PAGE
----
written by: Lin Pei Shan, Bay
Sriracha hot sauce is a 37 year old American brand who made its name through the story of a humble Vietnamese refugees turns entrepreneur and a thankful brand attitude to American inclusion.
David Tran, a Vietnamese refugee setting in America, started the Sriracha business by selling it himself at Chinatown, LA and gradually built awareness by word of mouth. His background not only represents the spirit that hardwork always pays off. His success is also an American dream come true, which help establish a powerful relationship with consumers. Till today, David Tran still claimed, “My American dream was never to become a billionaire. We started this because we like fresh, spicy chili sauce.” What an admirable tale! People buy Sriracha for its hot taste as well as its spirits.
Tabasco, the failed predator
The invasion of Sriracha by Tabasco Sriracha in 2014 is just like a David and Goliath showdown.
58 million versus 6 million annual revenue;
600 thousand versus 24 thousand of daily productivity;
140 years versus 37 years of history .
In 2014, the factory of Huy Fong Foods, the manufacturer of Sriracha, was entangled in a lawsuit that they were forced to reduce its production. Seeing the “Rooster” wounded, McIlhenny Company, the manufacturer of Tabasco, came in and intended to reap Sriracha’s market share by launching “Tabasco Sriracha”.
Comments and predictions are flooding all over the media and are undesirably lopsided to the defeat of Sriracha. Tabasco would post a serious threat for several reasons: First, Huy Fong Foods owned no patent of both Sriracha’s name and ingredients. Second, “Tabasco Sriracha” is perceived to be closer to the American taste. And obviously, Tabasco would much more experienced and resourceful in marketing and promotion.
Sriracha, the survived prey
Surprisingly, a few months as gone by and there is not much noise in the market about the hot sauce battle. Tabasco launched its own Sriracha without any major advertising campaign as if it was an unspoken secret. The story ends with Huy Fong survived the Tabasco invasion.
Brand story as the key to survive
Huy Fong, the holding company of Sriracha, have never done any large scale advertising and promotion campaigns. According to Tran, there is no promotion department in his company. All he got is an authentic brand story, unbeatable by nature.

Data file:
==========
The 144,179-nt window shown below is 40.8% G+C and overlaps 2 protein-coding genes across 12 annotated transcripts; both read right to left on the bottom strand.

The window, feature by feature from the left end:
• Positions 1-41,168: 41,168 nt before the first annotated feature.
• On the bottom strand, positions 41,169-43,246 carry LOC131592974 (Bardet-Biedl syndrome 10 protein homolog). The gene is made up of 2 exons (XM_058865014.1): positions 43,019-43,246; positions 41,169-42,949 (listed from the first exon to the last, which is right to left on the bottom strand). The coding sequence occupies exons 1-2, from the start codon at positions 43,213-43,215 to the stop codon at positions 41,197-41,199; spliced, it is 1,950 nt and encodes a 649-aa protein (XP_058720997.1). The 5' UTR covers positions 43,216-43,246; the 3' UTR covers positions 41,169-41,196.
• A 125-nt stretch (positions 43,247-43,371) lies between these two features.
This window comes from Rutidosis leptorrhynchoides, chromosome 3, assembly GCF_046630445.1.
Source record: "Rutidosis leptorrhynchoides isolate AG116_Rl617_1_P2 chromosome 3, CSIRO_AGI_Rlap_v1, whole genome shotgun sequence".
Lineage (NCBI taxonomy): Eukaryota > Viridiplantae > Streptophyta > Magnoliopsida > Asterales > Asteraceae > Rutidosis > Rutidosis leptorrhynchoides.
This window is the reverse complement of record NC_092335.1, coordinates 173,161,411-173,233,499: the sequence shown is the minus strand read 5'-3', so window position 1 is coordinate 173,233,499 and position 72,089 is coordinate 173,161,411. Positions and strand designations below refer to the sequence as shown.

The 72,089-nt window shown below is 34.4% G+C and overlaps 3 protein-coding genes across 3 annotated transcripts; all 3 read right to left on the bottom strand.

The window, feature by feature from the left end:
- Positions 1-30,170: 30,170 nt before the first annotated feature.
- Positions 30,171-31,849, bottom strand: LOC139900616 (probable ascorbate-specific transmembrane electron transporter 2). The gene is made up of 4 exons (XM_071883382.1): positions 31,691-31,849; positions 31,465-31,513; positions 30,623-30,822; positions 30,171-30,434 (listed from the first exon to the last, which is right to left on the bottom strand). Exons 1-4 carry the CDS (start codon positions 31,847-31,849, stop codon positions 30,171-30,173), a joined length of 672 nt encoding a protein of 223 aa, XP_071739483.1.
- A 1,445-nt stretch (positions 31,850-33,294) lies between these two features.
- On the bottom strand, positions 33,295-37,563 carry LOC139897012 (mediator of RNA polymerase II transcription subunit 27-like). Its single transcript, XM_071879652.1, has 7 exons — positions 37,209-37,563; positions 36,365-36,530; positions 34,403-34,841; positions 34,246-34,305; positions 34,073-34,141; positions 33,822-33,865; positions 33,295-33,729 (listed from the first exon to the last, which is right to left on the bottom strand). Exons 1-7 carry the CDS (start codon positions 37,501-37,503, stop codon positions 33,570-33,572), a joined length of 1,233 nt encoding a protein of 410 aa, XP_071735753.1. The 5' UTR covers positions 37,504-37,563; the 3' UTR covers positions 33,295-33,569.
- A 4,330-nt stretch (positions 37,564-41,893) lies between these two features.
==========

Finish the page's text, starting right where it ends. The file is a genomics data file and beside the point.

When Sriracha’s brand story has been turned into a legend, taking advantage of the fame was no longer a business invasion but a moral turpitude . A big brand like Tabasco would never risk itself at moral condemnation. That was why “Tabasco Sriracha” couldn’t go high-profile. Eventually, the “Rooster” pulled through the tough 2014 and kept crowing.
Great story makes the world revolve the other way around
Everyone loves a good story. If advertising is fishnets, an impressive brand story is a magnet. The legendary yet humble Sriracha story has its attraction as long as a magnet and degradation as slow as a real magnet. It builds brand asset internally and creates brand cult externally.
By googling “Sriracha”, hundreds of commendation articles and social media content posts would pop up while most of them are not “manufactured news” by the company per se. Writers, marketers, columnist, or influencers promote Sriracha voluntarily because they are willing/attracted to do so. Instead of using fishnets to capture consumers, attract them with a magnet could well be an efficient alternative. Huy Fong proved that owning a legendarily strong brand story might work just as effective and successful in brand building.
Huy fong foods, inc. revenue and financial data. (2017). Retrieved from http://www.hoovers.com/company-information/cs/revenue-financial.huy_fong_foods_inc.19f858824082232f.html
Kevin Alexander. (2016). Who killed sriracha? Retrieved from https://www.thrillist.com/eat/nation/the-rise-and-fall-of-sriracha
McIlhenny company revenue and financial data. (2017). Retrieved from http://www.hoovers.com/company-information/cs/revenue-financial.mcilhenny_company.bf425857613d0d19.html
Paul Friederichsen. Building A cult status brand without the basics. Retrieved from https://www.brandingstrategyinsider.com/2016/07/building-cult-status-brand-without-basics.html#.WcJFNtOg9Aa
Tabasco quietly releases its own sriracha hot sauce. (2014). Retrieved from http://www.foxnews.com/food-drink/2014/05/27/tabasco-quietly-releases-its-own-sriracha-hot-sauce.html